Esther C:12, 14–16, 23–25; Psalm 138:1–2ab, 2cde–3, 7c–8; Matthew 7:7–12
The tale of Queen Esther has all the elements of a great story. We can imagine her, the beautiful bride of a pagan king, ruler of Persia, reigning in a lavish Middle Eastern court. Into this scene of elegance and splendor comes a threat to Esther’s kin—the Jewish people who are exiled in her land. The drama, essential to any good story, develops as the king’s advisor, Haman, is angered by the refusal of Esther’s uncle, Mordecai, to bow down to Haman in the court. In revenge, Haman plots to destroy all the Jews in the land.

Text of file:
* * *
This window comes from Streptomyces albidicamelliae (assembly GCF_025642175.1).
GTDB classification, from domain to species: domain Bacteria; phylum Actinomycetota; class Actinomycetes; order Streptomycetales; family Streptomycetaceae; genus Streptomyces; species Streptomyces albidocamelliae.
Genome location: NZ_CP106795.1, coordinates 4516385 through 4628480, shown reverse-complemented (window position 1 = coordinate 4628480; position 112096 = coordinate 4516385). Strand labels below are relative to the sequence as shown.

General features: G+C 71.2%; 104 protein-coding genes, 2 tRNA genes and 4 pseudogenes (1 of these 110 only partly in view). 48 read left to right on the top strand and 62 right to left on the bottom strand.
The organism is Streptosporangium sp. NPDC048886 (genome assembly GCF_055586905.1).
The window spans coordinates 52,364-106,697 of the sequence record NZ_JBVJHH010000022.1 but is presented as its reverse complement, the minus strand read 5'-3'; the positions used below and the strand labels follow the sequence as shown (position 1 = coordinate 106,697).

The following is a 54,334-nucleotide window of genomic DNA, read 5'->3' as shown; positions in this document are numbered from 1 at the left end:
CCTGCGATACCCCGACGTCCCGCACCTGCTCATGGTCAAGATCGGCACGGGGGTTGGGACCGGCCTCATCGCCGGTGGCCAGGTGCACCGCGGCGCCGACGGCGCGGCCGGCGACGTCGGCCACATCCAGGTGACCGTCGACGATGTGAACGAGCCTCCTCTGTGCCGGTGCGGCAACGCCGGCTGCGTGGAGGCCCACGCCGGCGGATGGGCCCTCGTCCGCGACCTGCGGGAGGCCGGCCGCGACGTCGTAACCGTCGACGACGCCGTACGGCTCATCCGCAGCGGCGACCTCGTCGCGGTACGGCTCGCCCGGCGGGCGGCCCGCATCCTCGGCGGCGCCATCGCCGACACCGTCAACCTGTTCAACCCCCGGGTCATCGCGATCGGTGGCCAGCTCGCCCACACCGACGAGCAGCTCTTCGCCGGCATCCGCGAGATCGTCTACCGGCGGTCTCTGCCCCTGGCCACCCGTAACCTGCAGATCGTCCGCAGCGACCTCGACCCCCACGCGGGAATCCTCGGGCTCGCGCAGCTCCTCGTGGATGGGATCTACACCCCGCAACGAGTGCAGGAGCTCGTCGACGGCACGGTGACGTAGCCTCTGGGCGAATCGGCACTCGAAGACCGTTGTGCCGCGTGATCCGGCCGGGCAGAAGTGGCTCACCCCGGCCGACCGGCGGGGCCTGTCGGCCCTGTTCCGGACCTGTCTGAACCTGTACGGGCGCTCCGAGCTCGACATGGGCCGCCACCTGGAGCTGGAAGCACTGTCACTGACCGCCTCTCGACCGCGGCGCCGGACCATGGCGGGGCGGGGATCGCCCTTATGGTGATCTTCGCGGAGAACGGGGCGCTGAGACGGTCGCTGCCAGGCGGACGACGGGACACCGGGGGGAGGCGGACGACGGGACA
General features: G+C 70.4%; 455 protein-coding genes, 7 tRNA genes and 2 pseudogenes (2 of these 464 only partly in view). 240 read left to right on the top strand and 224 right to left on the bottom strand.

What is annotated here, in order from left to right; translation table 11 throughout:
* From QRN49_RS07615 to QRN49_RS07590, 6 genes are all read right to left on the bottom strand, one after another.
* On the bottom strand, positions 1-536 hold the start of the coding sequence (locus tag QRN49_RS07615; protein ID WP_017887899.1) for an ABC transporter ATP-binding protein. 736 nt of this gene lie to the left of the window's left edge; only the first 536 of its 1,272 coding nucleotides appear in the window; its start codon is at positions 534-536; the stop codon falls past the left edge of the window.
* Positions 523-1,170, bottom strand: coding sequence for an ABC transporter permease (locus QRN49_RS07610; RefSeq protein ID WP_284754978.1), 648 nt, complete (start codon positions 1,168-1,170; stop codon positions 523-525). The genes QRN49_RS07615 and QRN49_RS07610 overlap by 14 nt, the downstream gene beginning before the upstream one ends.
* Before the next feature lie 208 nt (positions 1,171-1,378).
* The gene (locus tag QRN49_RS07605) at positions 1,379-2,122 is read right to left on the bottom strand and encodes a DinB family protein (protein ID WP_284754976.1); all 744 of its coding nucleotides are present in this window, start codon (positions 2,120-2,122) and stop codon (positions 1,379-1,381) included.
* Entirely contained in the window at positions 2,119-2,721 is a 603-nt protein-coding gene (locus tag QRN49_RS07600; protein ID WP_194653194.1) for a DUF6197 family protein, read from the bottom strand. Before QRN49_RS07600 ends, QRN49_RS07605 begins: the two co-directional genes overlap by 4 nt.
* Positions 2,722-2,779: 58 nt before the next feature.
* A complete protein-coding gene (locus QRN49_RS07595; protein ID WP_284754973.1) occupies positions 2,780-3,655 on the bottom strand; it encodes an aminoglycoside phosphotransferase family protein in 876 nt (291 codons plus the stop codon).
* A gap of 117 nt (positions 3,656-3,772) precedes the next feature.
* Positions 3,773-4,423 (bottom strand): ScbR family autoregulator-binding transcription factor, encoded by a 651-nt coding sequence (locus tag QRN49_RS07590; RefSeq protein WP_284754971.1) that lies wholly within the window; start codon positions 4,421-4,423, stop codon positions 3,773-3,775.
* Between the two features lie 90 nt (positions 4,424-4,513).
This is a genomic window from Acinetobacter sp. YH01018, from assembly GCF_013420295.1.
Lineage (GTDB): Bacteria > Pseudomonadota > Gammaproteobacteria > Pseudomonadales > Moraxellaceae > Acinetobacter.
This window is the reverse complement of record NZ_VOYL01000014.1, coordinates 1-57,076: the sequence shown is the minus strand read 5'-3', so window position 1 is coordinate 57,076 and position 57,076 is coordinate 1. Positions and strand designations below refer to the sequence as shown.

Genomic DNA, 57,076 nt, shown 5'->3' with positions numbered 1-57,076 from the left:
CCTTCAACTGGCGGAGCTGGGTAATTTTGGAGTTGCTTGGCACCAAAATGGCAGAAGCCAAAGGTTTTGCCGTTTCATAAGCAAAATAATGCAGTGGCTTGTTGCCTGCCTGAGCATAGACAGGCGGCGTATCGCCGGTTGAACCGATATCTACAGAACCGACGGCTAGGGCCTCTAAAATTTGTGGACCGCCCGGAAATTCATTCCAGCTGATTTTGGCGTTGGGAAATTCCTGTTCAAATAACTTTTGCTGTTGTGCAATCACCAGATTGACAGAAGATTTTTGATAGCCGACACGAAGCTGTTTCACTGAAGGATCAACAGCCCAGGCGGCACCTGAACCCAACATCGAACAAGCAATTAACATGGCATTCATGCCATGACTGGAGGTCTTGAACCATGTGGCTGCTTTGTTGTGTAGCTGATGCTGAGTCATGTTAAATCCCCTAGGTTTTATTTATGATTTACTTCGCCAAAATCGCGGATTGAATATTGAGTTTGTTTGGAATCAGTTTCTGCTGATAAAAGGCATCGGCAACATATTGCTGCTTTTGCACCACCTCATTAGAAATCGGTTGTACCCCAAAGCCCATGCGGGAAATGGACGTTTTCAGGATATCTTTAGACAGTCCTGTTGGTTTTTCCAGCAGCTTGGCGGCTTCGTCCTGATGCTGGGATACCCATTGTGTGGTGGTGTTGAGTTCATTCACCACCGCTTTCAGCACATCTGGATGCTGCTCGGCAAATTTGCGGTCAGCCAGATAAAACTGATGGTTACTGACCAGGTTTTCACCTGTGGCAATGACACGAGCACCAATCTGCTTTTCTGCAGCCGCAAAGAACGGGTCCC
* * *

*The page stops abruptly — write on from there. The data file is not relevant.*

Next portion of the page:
When Esther learns of the plot, she risks her life to go to the king, her husband, and plead on behalf of her people, after praying the prayer found in our First Reading. Her prayers, and her pleas to the king, are answered positively, and the Jews in Persia are saved. The Gospel follows with the simple assurance given us by Jesus about our prayer. “Ask, and it will be given to you; search and the door will be opened for you” (Matthew 7:7).
It’s a promise based on a relationship, the relationship of Jesus to his Father, a relationship that we’re invited to share.
Reflect on Jesus’ words about how God, our loving parent, treats us. Then write a prayer of petition for some special need.
Generous Father, may we believe what Jesus has told us about your willingness to hear our prayer.
May we never fear to ask, seek, and knock, confident in your love.